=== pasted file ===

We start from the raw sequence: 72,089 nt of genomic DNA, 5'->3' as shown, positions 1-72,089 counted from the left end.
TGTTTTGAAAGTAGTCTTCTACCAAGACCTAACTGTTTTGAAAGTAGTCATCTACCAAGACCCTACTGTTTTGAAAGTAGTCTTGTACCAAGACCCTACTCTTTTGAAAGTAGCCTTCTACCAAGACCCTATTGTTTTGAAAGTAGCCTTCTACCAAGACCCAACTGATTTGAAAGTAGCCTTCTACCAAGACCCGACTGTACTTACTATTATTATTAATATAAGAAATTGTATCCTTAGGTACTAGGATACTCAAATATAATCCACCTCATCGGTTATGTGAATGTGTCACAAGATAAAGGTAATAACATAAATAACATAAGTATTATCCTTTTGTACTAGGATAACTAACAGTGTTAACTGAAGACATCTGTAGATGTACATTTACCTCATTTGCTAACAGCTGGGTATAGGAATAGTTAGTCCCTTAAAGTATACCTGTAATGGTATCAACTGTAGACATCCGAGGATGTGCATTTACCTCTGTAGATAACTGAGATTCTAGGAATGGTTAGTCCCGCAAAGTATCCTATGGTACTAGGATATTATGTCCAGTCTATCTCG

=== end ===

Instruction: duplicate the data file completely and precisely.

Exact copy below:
We start from the raw sequence: 72,089 nt of genomic DNA, 5'->3' as shown, positions 1-72,089 counted from the left end.
TGTTTTGAAAGTAGTCTTCTACCAAGACCTAACTGTTTTGAAAGTAGTCATCTACCAAGACCCTACTGTTTTGAAAGTAGTCTTGTACCAAGACCCTACTCTTTTGAAAGTAGCCTTCTACCAAGACCCTATTGTTTTGAAAGTAGCCTTCTACCAAGACCCAACTGATTTGAAAGTAGCCTTCTACCAAGACCCGACTGTACTTACTATTATTATTAATATAAGAAATTGTATCCTTAGGTACTAGGATACTCAAATATAATCCACCTCATCGGTTATGTGAATGTGTCACAAGATAAAGGTAATAACATAAATAACATAAGTATTATCCTTTTGTACTAGGATAACTAACAGTGTTAACTGAAGACATCTGTAGATGTACATTTACCTCATTTGCTAACAGCTGGGTATAGGAATAGTTAGTCCCTTAAAGTATACCTGTAATGGTATCAACTGTAGACATCCGAGGATGTGCATTTACCTCTGTAGATAACTGAGATTCTAGGAATGGTTAGTCCCGCAAAGTATCCTATGGTACTAGGATATTATGTCCAGTCTATCTCG